The grand opening of the CVRD Water Treatment Project project kicked off today.

Members from the CVRD, The City of Courtenay, the K’omoks First Nation and others gathered near Comox Lake for the official kickoff to the two-year project.

Courtenay Mayor and CVRD Board Chair, Bob Wells was in attendance and says it’s good to see the project get started.

“This project has been a long time coming. If we look back at December 2014, that’s when we had a 46-day boil water notice, and for us, it really put us on notice that we had to get working on this water treatment project,” said Wells.

He added that the biggest change people will see once the project is complete is the end to boil water notices in the valley.

“The level we were supposed to be hitting was one NTU and at the time we were at five or ten times that amount.”

“The water coming out of here is going to be less and 0.3 turbidity, so we going to be well below that threshold,” Wells added.

K’omoks First Nation Hegus, Nicole Rempel says the project is taking steps to better the lives of everyone in the Comox Valley.

“It’s fantastic, its really exciting day for the Comox Valley as an entirety but also for the K’omoks First Nation working in partnership with the CVRD to co-manage the resources within our territory.”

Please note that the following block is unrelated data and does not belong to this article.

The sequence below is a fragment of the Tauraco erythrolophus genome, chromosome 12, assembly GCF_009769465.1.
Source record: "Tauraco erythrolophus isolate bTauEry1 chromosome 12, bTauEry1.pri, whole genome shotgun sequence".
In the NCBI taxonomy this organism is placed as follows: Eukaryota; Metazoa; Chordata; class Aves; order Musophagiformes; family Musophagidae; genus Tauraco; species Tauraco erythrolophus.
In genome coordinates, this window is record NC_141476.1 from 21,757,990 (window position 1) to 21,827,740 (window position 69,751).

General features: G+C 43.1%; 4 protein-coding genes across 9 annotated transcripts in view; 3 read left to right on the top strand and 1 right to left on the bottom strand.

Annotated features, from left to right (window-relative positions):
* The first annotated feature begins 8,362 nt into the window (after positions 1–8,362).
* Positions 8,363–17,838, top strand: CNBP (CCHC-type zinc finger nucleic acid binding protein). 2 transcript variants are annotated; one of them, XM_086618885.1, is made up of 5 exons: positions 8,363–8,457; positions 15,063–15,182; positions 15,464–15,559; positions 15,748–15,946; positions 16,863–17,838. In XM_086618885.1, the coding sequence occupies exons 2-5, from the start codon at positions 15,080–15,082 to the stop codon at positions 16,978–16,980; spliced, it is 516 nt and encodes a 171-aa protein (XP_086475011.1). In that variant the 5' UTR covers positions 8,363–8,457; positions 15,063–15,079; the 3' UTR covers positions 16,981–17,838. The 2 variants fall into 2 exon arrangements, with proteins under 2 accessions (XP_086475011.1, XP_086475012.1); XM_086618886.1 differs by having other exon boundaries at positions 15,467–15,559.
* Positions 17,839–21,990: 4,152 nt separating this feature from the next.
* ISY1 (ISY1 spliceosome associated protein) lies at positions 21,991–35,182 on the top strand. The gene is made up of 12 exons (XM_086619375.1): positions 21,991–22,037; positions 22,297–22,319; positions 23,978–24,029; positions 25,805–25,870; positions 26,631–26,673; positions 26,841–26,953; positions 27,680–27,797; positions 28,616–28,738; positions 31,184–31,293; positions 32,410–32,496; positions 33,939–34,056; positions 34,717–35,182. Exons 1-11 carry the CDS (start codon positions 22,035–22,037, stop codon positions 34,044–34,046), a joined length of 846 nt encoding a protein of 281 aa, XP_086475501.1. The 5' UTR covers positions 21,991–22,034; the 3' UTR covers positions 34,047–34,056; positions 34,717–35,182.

“Water is everything. It’s life, it allows us to live. It’s substance for everything that is living and breathing and is absolutely critical for everything that is breathing,” said Rempel.

The project is estimated to cost $126 million and will be paid in part by reserves, grant funding, and taxpayers.

The CVRD says only those connected to the new water system will be responsible for paying an average cost at around $86 per household, per year.

To learn more about the project and to see the estimated timeline for completion, click here.